It isn't the actual tactics of combat that are different in Fate of the Dragon--it's the logistics. Essentially, you need to keep your army constantly supplied. While in your own city, your troops automatically heal their hit points and strength by consuming food and wine. But when you are in the territory map or in an enemy city, your troops will not heal or regain strength until they can rest in a deployed supply wagon, which when deployed turns into a camp. Supply wagons carry only a small amount of food and wine, so for prolonged sieges, you must have laborers and horses carry food and wine back and forth between your hometown and your frontline camps. However, you aren't hamstrung by the supply factor. You can still win through mass attacks--but the clever commander who takes advantage of supply to pull back his wounded and replenish his armies will come out ahead.
The game's most interesting feature is actually its city management. As in most real-time strategy games, you have to harvest various resources to construct buildings and buy units and upgrades. However, some raw materials must also be turned into finished goods. You get timber and iron by sending out workers to gather them, but corn and meat are harvested at farms. Once you build a farm, you send laborers inside and task them as farmers or pig raisers. Farmers then automatically plant fields, while pig raisers create pig farms. Workshops are then used to convert these into wine and food. Thankfully, this process is all automated. Gold is the final resource and is gathered through taxation, not by laborers.
Every minute or so in the game, you automatically gain gold from the people. The number of laborers and soldiers you have actually has no relationship to the city population, which continues to grow at a regular pace throughout the game. The rate of taxation can be adjusted to get you more gold from your people, but doing so has consequences. If you tax the people too much, their morale will drop, which may result in an exodus of your city or even a riot.
Like SimCity, Fate of the Dragon has natural disasters, which include plagues, droughts, locusts, earthquakes, and banditry. These disasters have both direct and indirect consequences, like destroying actual buildings and depleting resources or decreasing city morale. You can give relief to your people in the form of gold and corn, or you can make sacrifices at the temple, which then ameliorate the effects of the disasters. Sacrifices are another of the more distinctive features in Fate of the Dragon: You can build temples and make sacrifices to the gods, thus gaining special bonuses for brief periods. Other types of sacrifices can double production, heal the hit points of all your troops in the game, increase food production, and more. However, to access these more powerful benefits, you need to create a sacrifice officer.
Creating officers highlights another aspect of gameplay: heroes. No Three Kingdoms game would be complete without a strong emphasis on the heroes of the time. Thus, in Fate of the Dragon, you can recruit various famous generals for your cause. In combat, they act as elite troops and gain more hit points, attack power, and special abilities, like the use of healing and defense spells as they kill units and earn experience. And when they're not in combat, they can be appointed to official positions. Much of the late-game abilities available in Fate of the Dragon can be accessed only when you have the four various officers: science officer, public security officer, sacrifice officer, and public affairs officer. For instance, to research the highest upgrades and siege engines, you need to have a science officer. To keep your population stable and in line, you need to have a public security officer. And to make diplomatic treaties with other warlords, you need a public affairs officer. Heroes are important, but you have to keep their loyalty in check by rewarding them. Each hero has a loyalty meter that can only be kept at 100 percent by giving them honorific titles or money.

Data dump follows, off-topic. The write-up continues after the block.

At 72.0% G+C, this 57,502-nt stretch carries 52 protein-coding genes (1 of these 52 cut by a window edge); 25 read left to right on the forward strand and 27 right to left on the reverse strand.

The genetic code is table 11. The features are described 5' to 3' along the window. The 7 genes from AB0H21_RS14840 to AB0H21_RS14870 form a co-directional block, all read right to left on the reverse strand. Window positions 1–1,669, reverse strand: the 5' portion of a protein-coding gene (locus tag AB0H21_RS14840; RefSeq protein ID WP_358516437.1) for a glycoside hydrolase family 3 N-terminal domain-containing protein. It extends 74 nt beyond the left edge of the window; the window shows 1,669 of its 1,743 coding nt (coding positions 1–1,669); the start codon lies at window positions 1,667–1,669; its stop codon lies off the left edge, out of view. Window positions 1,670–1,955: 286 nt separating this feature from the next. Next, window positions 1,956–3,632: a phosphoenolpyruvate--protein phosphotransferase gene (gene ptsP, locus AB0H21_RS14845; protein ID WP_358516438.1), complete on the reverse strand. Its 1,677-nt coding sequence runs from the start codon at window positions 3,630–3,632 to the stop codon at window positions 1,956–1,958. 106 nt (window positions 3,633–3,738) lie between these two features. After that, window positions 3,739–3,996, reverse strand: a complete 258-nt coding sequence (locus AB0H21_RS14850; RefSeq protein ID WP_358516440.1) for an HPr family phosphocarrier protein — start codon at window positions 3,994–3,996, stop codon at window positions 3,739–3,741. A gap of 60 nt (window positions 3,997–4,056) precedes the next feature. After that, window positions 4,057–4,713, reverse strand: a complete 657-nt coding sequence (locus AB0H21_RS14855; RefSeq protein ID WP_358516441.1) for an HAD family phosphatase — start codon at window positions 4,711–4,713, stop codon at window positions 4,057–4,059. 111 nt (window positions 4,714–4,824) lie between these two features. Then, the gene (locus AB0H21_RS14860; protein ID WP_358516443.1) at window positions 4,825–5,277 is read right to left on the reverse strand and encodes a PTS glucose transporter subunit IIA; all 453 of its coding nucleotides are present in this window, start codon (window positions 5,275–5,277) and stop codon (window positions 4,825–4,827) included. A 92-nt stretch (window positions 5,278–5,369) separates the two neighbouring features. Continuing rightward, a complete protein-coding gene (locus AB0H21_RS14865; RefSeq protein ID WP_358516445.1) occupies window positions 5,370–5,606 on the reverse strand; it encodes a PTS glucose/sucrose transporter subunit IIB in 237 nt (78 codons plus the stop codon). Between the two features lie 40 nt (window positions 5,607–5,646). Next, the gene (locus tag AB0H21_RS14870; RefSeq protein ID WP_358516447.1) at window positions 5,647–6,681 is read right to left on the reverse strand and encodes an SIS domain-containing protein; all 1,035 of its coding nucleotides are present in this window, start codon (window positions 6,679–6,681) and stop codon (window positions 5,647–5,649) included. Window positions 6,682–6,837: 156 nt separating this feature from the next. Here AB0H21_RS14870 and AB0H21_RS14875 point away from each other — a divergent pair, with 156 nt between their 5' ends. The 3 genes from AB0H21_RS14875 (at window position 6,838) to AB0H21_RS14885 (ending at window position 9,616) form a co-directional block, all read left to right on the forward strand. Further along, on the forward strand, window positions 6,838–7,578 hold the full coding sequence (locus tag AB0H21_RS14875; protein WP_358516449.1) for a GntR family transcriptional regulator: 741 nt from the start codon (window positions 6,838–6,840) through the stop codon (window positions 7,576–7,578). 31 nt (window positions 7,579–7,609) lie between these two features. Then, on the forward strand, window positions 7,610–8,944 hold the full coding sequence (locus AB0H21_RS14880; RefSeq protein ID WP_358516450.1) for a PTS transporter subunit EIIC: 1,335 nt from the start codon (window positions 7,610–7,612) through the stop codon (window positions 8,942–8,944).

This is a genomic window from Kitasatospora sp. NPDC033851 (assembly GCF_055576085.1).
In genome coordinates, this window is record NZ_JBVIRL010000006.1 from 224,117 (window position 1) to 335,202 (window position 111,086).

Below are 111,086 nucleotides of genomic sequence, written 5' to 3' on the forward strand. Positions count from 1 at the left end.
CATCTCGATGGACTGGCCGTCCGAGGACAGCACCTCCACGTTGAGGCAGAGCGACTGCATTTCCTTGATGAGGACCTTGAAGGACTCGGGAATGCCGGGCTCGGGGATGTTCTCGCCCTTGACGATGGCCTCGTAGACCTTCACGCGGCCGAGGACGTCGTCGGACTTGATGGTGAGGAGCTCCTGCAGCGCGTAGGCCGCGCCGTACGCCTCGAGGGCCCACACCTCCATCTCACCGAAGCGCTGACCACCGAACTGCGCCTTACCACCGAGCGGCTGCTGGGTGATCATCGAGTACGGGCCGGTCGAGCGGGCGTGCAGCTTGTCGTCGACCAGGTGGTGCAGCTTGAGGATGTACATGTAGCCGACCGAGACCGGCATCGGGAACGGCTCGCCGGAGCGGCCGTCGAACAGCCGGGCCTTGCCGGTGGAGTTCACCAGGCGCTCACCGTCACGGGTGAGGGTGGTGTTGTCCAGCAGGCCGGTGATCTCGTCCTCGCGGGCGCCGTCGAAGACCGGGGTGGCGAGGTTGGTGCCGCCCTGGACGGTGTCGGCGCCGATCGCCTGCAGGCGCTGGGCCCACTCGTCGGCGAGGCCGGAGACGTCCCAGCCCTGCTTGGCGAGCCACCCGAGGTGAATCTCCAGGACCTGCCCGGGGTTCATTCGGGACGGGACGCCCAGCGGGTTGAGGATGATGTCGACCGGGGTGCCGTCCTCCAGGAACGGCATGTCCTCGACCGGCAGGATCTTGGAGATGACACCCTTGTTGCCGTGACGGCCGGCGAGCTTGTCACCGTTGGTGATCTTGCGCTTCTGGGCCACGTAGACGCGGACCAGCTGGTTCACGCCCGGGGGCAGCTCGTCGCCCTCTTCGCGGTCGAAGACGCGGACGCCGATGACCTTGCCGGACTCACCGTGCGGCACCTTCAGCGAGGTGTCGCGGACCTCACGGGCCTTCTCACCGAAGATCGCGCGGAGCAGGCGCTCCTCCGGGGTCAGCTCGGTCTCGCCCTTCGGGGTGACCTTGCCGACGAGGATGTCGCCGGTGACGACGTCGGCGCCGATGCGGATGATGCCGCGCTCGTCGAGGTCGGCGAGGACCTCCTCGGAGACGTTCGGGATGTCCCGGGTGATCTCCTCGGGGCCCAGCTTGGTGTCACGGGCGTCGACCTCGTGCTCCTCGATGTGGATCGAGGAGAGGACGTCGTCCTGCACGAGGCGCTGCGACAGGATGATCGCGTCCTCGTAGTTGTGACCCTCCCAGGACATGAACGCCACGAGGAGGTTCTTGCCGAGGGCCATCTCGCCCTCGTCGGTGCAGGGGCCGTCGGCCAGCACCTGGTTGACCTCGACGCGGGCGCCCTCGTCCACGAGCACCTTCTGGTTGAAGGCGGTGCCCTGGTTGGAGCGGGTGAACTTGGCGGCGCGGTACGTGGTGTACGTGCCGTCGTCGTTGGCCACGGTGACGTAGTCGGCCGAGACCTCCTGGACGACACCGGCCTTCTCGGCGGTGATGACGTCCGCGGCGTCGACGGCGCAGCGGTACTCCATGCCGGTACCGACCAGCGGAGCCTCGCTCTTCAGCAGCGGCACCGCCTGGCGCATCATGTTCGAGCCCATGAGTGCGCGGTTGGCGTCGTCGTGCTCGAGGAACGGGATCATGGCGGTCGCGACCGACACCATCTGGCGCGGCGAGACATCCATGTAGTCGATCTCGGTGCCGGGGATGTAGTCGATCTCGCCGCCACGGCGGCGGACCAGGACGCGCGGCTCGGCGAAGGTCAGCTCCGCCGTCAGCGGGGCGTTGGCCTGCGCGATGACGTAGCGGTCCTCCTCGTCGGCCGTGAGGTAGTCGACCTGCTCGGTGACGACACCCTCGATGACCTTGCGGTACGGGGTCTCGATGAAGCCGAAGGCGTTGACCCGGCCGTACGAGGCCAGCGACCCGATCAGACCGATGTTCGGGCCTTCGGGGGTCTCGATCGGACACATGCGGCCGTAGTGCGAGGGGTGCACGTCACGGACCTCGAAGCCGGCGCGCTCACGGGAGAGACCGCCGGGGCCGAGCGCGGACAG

Fate of the Dragon stands out from other real-time strategy games with its greater emphasis on its strategic layer. The added complexity in the resource gathering is interesting without being overwhelming. The supply needs add an extra consideration to the combat. And the disasters, sacrifices, and heroes are also interesting. However, the game still has its fair share of problems. The tactical gameplay is pretty shallow, and despite the strategic considerations, most battles will devolve into mob fights, as in many other real-time strategy games. Moreover, Fate of the Dragon does a poor job of explaining some of the less obvious aspects of its gameplay. For instance, there is no explanation in the manual, tutorial, or help files as to exactly how much food or wine each unit consumes. While the tutorial does a fairly good job of teaching you the basics, it doesn't go into how to appoint officers, exactly how to replenish troops when they're out of supply, and so forth. You will definitely need to read the manual to get into Fate of the Dragon, and even then, some questions will be left unanswered.
Ultimately, unless the historical Chinese context interests you, you'll find that Fate of the Dragon is just another real-time strategy game with a few original features, but with nothing really outstanding to recommend it. However, if you're interested in the old Romance of the Three Kingdoms games or the time period itself, you'll likely enjoy the game--mostly because it's one of the few of its kind.